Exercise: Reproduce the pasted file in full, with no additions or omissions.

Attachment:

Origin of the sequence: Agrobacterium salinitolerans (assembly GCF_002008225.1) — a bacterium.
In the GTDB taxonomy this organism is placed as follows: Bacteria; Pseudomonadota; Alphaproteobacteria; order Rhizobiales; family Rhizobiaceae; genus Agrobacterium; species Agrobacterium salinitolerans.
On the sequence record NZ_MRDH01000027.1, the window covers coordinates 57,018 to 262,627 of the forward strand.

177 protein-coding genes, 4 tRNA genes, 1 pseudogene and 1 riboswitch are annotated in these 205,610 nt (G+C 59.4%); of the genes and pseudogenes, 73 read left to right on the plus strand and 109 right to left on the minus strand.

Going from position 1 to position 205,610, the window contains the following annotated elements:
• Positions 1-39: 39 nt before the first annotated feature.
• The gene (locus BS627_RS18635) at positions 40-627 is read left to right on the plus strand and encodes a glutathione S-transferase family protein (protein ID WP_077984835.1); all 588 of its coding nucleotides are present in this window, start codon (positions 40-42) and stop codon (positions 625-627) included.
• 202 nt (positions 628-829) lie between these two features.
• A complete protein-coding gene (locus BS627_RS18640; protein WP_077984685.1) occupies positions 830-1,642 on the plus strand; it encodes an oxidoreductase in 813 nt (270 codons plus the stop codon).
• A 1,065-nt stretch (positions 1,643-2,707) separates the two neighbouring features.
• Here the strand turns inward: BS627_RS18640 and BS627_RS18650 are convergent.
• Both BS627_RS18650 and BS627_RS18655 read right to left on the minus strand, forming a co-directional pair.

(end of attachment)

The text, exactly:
Origin of the sequence: Agrobacterium salinitolerans (assembly GCF_002008225.1) — a bacterium.
In the GTDB taxonomy this organism is placed as follows: Bacteria; Pseudomonadota; Alphaproteobacteria; order Rhizobiales; family Rhizobiaceae; genus Agrobacterium; species Agrobacterium salinitolerans.
On the sequence record NZ_MRDH01000027.1, the window covers coordinates 57,018 to 262,627 of the forward strand.

177 protein-coding genes, 4 tRNA genes, 1 pseudogene and 1 riboswitch are annotated in these 205,610 nt (G+C 59.4%); of the genes and pseudogenes, 73 read left to right on the plus strand and 109 right to left on the minus strand.

Going from position 1 to position 205,610, the window contains the following annotated elements:
• Positions 1-39: 39 nt before the first annotated feature.
• The gene (locus BS627_RS18635) at positions 40-627 is read left to right on the plus strand and encodes a glutathione S-transferase family protein (protein ID WP_077984835.1); all 588 of its coding nucleotides are present in this window, start codon (positions 40-42) and stop codon (positions 625-627) included.
• 202 nt (positions 628-829) lie between these two features.
• A complete protein-coding gene (locus BS627_RS18640; protein WP_077984685.1) occupies positions 830-1,642 on the plus strand; it encodes an oxidoreductase in 813 nt (270 codons plus the stop codon).
• A 1,065-nt stretch (positions 1,643-2,707) separates the two neighbouring features.
• Here the strand turns inward: BS627_RS18640 and BS627_RS18650 are convergent.
• Both BS627_RS18650 and BS627_RS18655 read right to left on the minus strand, forming a co-directional pair.